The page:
What’s next for English divorce law following Owens ruling

By Thea Dunne -

Whats next for English divorce law? Vardags lawyers dominate airwaves with 10 broadcast interviews in 24 hours to make the case for legal reform following Owens ruling

As Tini Owens waited to hear the country’s most senior judges hand out the judgment that could free her from her unhappy marriage, the legal world held their collective breath.

Ms Owen’s highly-publicised defended divorce had presented Britain’s top court with a unique opportunity: to soften the divorce laws compelling couples to evidence their former partner’s unreasonable behaviour for permission to divorce.

Tini Owens, who has been married to her wealthy mushroom farmer husband Hugh Owens for forty years, petitioned for divorce in 2015 arguing the marriage was loveless and had broken down. Her husband disputed that their relationship had broken down and the judge HHJ Tolson QC, subsequently dismissed her petition as “flimsy” and “exaggerated”. The Court of Appeal confirmed the decision, dismissing Ms Owen’s appeal, not without sympathy but holding that there was insufficient evidence to show that the marriage had irretrievably broken down. Ms Owens then took her case to the Supreme Court.

Barrister Philip Marshall QC, who led Mrs Owens' legal team, told justices in the Supreme Court hearing back in May that a "modest shift" of focus in interpretation of legislation was required.
Mr Marshall said: "The evidence... demonstrates powerfully that the effect on her of [Mr Owens'] behaviour - however culpable - is such that she should not reasonably be expected to return to a married relationship with him.

On the morning of the 26th July, the day the judgment was handed down, Head of Vardags Manchester Emma Gill took to BBC Breakfast to explain the significance of the ruling that had sent divorce lawyers “up and down the country” into a “furore”. She explained that divorce lawyers had an “unspoken pact” to try not to sling mud in divorce petitions and that the awaited judgment had real power to change which petitions in future would go through.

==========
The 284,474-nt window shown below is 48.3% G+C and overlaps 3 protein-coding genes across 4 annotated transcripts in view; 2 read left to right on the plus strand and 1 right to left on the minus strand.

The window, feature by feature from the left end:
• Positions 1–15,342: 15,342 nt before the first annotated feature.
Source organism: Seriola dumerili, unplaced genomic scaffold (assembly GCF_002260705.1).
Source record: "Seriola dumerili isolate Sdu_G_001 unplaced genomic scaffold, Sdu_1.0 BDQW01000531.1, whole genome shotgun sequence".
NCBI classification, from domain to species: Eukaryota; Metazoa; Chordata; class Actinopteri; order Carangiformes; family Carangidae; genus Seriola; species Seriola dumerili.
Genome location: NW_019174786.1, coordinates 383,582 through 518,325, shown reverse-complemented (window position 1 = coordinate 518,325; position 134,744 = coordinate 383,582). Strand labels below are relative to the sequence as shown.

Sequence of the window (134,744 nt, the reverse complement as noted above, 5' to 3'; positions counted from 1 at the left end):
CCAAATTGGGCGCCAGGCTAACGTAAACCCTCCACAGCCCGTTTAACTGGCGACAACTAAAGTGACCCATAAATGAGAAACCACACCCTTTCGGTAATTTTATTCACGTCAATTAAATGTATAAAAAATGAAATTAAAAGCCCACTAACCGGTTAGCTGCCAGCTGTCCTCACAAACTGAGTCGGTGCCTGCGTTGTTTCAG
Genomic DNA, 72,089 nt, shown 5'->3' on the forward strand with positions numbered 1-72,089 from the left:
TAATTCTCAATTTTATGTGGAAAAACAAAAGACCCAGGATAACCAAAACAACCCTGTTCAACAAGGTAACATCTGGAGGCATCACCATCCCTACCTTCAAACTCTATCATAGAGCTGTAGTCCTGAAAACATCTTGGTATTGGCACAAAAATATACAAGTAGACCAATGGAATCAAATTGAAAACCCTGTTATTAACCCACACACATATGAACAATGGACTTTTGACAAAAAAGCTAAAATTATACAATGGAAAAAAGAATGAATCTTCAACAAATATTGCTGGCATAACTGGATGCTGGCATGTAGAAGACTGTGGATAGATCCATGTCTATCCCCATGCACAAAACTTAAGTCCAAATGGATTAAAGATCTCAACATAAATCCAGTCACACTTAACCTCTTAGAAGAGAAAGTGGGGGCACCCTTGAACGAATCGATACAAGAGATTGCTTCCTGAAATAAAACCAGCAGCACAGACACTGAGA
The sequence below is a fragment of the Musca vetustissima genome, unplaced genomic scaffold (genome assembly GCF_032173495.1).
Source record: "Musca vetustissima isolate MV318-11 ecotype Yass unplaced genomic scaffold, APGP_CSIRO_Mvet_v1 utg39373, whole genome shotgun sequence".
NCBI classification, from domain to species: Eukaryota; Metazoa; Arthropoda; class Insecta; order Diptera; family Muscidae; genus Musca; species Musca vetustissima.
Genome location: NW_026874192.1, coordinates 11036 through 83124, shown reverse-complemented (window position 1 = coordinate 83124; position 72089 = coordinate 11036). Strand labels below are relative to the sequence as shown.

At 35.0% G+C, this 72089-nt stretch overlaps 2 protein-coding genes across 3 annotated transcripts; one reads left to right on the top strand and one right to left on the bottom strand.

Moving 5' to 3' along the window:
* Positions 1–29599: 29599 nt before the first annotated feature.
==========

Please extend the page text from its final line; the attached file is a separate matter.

As the judgment was handed down in the Supreme Court, the news broke that Ms Owen’s appeal was dismissed. She would have to remain married until 2020 when she might petition on the grounds of 5 years’ separation. In the following 24 hours Vardags directors spoke out on in the national newspapers and across ten TV and radio broadcast interviews to make the case for no-fault divorce.

It was “a win for Mr Owens, but a loss for society”, Emma Gill told the Times.

Tini Owen’s case was rare because Hugh Owens had continued to defend the divorce But while 99% of divorces are uncontested, every divorcing couple is affected by the divorce laws that force couples who want a divorce to lay the blame on one party by evidencing unreasonable behaviour. A necessity that in spite of the informal practice of anodyne petitions, continues to encourage conflict between the divorcing couple. This unnecessary acrimony can lead to bitter and protracted court proceedings and threaten the couple’s ability to effectively co-parent if they have children.

Georgina Hamblin, speaking on BBC News at 5, the day of the announcement, feared that the ruling would lead to more acrimonious litigation for couple going through a divorce:

“That’s what’s really, really scary about it. I’ve been practicing in this area for ten years and even before I was practising at this level, people have worked on the assumption that we don’t need to sling mud at each other to get petitions through. It’s not the right way to start proceedings, so you would lodge an anodyne petition that was enough to cross the unreasonable behaviour threshold but not too severe to really get people’s backs up right at the offset. That whole practice is now in danger. It’s likely now that people will feel the need to put really aggressive particulars down, to make sure you don’t end up like Tini Owens.” Georgina warned that it also might lead to more defended petitions, as partners reject the allegations levied against them, entering into a whole other realm of acrimonious proceedings.